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Friday, November 18, 2005

Casualties of legitimate war

Rabbi J. David Bleich writes (Contemporary Halakhic Problems, Volume 3, Preemptive War in Jewish Law, p. 277):

"Not only does one search in vain for a ruling prohibiting military activity likely to result in the death of civilians, but, to this writer's knowledge, there exists no discussion in classical rabbinic sources that takes cognizance of the likelihood of causing civilian casualties in the course of hostilities legitimately undertaken as posing a halakhic or moral problem."

The article in the link also brings the opinion of the Maharal:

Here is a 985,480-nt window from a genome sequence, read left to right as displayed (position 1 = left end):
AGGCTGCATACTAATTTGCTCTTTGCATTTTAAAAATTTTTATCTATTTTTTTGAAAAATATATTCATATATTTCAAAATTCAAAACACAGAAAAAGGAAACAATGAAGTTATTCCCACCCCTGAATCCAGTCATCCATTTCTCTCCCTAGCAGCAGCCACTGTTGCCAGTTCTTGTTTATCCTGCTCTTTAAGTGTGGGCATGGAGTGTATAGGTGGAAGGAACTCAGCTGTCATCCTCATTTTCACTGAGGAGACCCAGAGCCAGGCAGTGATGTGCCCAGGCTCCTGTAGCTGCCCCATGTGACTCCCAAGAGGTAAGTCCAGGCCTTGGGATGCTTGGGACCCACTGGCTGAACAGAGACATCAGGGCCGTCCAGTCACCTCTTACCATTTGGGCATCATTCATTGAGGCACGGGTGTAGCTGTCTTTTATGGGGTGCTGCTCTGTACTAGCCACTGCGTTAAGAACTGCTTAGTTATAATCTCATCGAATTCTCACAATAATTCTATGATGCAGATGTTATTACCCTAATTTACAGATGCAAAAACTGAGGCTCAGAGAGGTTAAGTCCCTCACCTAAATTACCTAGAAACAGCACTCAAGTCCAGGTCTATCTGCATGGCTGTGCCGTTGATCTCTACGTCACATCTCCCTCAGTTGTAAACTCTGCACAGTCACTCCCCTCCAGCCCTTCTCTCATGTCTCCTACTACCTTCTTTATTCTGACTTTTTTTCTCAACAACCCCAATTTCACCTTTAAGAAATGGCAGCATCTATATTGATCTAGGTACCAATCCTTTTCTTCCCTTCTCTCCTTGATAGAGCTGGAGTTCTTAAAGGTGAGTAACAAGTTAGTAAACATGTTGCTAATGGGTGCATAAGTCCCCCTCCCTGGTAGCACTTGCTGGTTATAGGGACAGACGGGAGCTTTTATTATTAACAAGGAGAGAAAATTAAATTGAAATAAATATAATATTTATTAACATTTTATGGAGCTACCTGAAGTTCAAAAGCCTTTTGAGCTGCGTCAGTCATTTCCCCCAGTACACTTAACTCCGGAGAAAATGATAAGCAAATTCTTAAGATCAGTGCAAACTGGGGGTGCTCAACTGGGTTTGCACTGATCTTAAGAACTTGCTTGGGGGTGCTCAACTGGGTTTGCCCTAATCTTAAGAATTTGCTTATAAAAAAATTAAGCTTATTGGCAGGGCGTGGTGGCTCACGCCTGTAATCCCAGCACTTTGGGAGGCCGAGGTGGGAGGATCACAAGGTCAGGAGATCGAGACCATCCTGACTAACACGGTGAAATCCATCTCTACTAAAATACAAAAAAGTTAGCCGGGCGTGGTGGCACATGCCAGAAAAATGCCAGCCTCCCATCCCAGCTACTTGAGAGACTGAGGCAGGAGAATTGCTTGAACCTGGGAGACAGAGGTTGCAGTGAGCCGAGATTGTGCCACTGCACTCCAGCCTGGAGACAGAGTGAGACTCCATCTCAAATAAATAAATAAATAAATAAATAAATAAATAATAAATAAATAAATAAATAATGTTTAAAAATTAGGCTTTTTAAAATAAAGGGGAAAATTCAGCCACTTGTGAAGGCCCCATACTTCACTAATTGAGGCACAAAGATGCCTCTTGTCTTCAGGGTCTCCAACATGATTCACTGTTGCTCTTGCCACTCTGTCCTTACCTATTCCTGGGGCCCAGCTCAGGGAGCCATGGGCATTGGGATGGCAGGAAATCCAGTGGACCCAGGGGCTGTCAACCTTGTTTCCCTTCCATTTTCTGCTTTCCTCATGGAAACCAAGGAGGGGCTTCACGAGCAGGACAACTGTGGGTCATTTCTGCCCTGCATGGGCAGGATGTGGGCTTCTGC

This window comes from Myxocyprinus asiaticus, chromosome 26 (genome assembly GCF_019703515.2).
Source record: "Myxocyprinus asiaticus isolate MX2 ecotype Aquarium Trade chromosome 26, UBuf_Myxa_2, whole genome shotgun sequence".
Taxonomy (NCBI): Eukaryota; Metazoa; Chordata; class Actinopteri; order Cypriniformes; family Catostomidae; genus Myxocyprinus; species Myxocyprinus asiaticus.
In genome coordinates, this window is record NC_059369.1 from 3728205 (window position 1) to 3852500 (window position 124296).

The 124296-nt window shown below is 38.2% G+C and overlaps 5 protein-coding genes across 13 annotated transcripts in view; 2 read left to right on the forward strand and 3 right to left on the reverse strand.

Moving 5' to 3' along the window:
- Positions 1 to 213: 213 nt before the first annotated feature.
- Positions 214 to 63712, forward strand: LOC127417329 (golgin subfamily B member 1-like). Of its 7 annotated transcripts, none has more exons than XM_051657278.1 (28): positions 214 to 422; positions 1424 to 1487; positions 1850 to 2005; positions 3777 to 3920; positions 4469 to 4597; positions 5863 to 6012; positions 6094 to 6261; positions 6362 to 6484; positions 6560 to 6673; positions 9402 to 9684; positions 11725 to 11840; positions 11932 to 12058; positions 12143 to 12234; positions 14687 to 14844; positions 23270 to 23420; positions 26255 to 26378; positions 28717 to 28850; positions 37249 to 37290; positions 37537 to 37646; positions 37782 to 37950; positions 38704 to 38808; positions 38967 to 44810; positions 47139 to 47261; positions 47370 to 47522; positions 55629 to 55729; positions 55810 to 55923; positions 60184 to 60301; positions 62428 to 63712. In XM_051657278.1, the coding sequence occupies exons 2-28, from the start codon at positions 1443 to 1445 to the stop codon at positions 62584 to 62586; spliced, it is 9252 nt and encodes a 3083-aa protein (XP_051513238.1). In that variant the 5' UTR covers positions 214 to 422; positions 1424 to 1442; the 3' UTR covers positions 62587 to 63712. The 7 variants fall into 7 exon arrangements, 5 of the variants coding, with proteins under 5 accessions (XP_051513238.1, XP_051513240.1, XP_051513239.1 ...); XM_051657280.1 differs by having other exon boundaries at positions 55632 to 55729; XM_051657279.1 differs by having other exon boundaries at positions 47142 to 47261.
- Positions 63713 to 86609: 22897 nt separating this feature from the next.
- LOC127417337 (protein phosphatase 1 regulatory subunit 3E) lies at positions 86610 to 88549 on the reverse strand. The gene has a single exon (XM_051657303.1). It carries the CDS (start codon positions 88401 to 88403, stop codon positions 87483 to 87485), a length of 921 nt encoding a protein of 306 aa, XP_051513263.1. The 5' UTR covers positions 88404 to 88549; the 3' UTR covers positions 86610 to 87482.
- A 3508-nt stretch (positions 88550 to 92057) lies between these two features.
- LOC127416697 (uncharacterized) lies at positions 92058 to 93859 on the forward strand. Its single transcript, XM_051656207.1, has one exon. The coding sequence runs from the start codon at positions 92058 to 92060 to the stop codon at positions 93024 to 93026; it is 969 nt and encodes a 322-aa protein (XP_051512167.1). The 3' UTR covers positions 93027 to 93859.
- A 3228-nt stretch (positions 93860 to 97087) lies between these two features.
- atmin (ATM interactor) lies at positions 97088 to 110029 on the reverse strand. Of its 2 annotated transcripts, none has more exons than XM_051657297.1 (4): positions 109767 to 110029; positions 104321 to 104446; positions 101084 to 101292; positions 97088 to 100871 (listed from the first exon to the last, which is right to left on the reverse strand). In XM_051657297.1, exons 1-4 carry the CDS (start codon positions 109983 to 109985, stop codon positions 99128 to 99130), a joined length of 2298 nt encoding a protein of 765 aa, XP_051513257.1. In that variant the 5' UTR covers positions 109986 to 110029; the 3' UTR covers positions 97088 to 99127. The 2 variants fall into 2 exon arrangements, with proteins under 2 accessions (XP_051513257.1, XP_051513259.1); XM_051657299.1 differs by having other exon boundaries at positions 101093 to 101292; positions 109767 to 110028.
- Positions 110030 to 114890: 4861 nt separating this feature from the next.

Still, why is war unique? Why does war create a shift in moral axioms? Maharal, Gur Aryeh, Bereishit 34:13 sees war in the context of the nation. As an individual, one person may not be responsible for the actions of another and, therefore, ethically protected from suffering because of the other’s actions. However, Maharal contends that as part of a nation, in war this individual is subsumed under the group. He/she, thus, halachically shares the fate of the group, even if he/she is personally not responsible for the actions of the perpetrator. This is an example of the shift in moral axioms that is part of war. But this case may also serve to help elucidate the nature of this shift. In war, we see the nation, not the individual. Similarly, in war, it may be that we assert the value of the broad principle and not the specific morality of each detailed case. With a declaration of war against terrorism, a general goal to eradicate this evil becomes paramount notwithstanding the cost in lives.